UH keeps track of its hot air
The University of Hawaii at Manoa has become the first Hawaii organization to take part in a volunteer effort to track its own greenhouse gas emissions and report to an independent third party.
Officials yesterday signed an agreement to become one of the "founding reporters" of the Climate Registry.
Started last year, the nonprofit registry project aims to develop an "accurate, complete, consistent and transparent greenhouse gas emissions measurement protocol" that could assist in coming up with ways to reduce emissions and their effects on the environment.
About 230 entities -- businesses, municipalities, government agencies, utility companies and others -- have agreed to measure emissions and issue detailed reports by July 1, 2009.
UH-Manoa is among a handful of schools taking part. Others include Syracuse University and Cornell University, according to the registry.
"As Hawaii's foremost institution of research and higher education, it is our responsibility to promote public awareness of the consequences of global climate change," said Kathleen Cutshaw, the university's vice chancellor for administration, finance and operations.
Greenhouse gases are emitted through the burning of fossil fuels such as oil or coal. They trap heat in the atmosphere and are widely seen as the greatest contributor to global warming.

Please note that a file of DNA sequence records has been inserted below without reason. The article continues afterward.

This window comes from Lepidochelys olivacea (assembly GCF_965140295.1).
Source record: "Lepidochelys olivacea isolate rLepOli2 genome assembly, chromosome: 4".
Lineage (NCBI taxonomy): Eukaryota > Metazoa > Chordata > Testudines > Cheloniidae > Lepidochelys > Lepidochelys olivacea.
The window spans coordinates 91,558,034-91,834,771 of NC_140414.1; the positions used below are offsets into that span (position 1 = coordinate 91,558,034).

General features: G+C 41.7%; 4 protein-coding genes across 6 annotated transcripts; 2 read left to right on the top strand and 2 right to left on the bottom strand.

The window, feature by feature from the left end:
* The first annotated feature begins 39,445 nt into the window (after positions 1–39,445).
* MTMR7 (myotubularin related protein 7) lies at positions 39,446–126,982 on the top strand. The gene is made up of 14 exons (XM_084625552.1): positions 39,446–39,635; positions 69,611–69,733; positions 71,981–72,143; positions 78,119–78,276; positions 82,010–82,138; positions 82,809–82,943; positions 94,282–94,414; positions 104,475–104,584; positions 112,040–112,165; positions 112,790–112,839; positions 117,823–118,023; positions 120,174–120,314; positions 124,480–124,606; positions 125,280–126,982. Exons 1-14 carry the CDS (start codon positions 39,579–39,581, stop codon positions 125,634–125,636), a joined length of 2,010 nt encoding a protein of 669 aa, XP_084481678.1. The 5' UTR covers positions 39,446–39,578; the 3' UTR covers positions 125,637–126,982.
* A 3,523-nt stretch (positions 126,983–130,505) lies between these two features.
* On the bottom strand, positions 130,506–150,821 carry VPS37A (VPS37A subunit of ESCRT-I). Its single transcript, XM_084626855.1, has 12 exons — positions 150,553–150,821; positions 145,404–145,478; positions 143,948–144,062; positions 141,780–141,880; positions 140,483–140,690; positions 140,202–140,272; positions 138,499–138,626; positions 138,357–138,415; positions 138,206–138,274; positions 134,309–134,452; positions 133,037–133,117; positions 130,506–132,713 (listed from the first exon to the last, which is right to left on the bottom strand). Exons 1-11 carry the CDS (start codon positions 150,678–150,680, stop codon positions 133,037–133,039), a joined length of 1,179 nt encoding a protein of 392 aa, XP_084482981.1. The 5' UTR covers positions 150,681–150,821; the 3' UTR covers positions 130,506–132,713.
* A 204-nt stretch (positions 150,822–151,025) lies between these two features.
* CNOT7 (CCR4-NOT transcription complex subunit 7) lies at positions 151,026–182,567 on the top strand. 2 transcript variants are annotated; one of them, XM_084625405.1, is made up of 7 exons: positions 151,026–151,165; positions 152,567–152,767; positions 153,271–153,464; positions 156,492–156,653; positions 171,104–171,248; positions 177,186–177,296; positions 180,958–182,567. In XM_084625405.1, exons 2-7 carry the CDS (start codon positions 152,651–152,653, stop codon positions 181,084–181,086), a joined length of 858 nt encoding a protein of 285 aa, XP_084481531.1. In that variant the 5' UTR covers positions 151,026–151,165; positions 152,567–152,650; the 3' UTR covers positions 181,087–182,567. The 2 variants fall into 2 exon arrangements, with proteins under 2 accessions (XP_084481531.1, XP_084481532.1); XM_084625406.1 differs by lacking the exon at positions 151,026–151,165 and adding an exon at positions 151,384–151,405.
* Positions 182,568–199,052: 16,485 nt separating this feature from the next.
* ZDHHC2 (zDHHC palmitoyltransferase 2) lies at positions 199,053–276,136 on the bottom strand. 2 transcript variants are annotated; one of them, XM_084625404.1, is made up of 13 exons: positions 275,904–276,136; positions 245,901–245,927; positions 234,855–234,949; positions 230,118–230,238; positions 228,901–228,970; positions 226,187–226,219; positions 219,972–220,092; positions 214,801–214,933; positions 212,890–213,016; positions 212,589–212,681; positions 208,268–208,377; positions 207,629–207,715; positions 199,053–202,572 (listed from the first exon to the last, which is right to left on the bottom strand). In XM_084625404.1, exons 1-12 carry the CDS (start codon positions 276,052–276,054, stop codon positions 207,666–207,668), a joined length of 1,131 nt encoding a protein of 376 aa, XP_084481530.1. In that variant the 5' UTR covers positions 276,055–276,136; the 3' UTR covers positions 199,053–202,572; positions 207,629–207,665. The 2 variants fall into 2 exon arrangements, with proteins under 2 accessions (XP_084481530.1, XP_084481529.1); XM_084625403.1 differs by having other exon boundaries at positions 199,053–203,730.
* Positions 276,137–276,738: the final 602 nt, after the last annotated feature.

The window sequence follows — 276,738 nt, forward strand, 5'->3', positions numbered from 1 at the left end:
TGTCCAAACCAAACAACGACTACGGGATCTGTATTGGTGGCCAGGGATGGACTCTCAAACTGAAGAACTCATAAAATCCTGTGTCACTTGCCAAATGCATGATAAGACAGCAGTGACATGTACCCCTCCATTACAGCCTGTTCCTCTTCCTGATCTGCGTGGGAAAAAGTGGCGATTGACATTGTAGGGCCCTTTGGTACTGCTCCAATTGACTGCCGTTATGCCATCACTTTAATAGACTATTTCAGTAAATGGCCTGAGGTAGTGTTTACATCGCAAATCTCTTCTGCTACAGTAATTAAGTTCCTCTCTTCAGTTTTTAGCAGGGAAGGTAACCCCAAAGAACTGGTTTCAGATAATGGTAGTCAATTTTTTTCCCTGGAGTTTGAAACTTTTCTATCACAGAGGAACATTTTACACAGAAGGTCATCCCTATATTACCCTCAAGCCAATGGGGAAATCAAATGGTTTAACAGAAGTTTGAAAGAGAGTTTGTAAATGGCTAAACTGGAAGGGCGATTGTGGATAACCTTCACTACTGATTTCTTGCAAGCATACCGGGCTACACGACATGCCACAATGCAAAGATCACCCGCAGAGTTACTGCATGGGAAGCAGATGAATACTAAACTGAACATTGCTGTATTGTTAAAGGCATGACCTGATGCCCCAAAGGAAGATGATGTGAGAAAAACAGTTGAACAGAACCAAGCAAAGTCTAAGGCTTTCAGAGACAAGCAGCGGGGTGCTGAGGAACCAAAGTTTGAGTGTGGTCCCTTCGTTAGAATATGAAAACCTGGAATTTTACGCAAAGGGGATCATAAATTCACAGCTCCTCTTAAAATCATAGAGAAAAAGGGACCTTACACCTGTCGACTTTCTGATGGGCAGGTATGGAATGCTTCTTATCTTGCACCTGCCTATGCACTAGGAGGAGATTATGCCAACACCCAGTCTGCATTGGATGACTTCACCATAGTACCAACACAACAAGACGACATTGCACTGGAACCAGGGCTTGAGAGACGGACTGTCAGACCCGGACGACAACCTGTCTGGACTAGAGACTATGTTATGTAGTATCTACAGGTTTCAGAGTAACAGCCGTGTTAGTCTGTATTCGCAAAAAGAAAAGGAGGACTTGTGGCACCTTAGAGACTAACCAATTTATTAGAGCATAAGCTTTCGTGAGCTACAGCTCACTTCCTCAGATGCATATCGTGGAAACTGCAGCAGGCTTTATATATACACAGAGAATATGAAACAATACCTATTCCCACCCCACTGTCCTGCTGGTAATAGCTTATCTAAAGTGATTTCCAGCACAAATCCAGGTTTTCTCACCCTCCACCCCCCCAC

Measuring emissions consists primarily of tracking how much energy is consumed, such as gallons of fuel or kilowatt hours of electricity, said Craig Coleman, a university graduate student in oceanography and "architect" of the tracking program.
Once the amounts are known, they are multiplied by a conversion factor that determines the amount of gases emitted.
"The thing that is being measured is the fuel quantity," Coleman said. "Science knows the conversion factor to take that quantity of fuel and convert it into a known value for the mass of greenhouse gases."
Officials said the tracking project fits in with its overall goals of reducing its energy use by 30 percent over the next four years and having 25 percent of its energy come from renewable sources, such as wind, wave, solar or geothermal power, by 2020.
Since 2003, equipment upgrades and other engineering improvements already have helped reduce energy use by 15 percent on the Manoa campus.
But the rising cost of fuel -- crude oil and gasoline prices set record highs almost daily -- are likely to drive conventional energy costs up.
David Hafner, assistant vice chancellor for campus services, said the university expects to spend about $18 million on electricity in the current fiscal year.
"The comment I make to a lot of the folks in the university is: It's a race against time," Hafner said. "The prices are rising just as fast as we're pushing the usage down, so we're going to have to look for more aggressive energy conservation."